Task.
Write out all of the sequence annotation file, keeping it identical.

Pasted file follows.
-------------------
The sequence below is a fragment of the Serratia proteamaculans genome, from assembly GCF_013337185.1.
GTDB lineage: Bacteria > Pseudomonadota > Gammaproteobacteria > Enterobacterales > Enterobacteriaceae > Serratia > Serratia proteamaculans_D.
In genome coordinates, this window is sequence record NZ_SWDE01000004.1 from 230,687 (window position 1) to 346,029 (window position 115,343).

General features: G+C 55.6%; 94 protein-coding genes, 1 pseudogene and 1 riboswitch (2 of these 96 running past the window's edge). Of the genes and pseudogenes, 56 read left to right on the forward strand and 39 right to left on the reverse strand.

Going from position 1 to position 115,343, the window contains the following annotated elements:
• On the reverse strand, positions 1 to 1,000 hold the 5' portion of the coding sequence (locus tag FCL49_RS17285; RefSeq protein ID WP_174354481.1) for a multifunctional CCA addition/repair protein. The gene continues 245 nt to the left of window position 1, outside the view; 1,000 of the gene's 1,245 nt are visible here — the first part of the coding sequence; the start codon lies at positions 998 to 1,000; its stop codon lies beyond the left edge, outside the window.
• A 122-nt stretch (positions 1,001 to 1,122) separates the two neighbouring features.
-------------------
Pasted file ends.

The sequence below is a fragment of the Serratia proteamaculans genome, from assembly GCF_013337185.1.
GTDB lineage: Bacteria > Pseudomonadota > Gammaproteobacteria > Enterobacterales > Enterobacteriaceae > Serratia > Serratia proteamaculans_D.
In genome coordinates, this window is sequence record NZ_SWDE01000004.1 from 230,687 (window position 1) to 346,029 (window position 115,343).

General features: G+C 55.6%; 94 protein-coding genes, 1 pseudogene and 1 riboswitch (2 of these 96 running past the window's edge). Of the genes and pseudogenes, 56 read left to right on the forward strand and 39 right to left on the reverse strand.

Going from position 1 to position 115,343, the window contains the following annotated elements:
• On the reverse strand, positions 1 to 1,000 hold the 5' portion of the coding sequence (locus tag FCL49_RS17285; RefSeq protein ID WP_174354481.1) for a multifunctional CCA addition/repair protein. The gene continues 245 nt to the left of window position 1, outside the view; 1,000 of the gene's 1,245 nt are visible here — the first part of the coding sequence; the start codon lies at positions 998 to 1,000; its stop codon lies beyond the left edge, outside the window.
• A 122-nt stretch (positions 1,001 to 1,122) separates the two neighbouring features.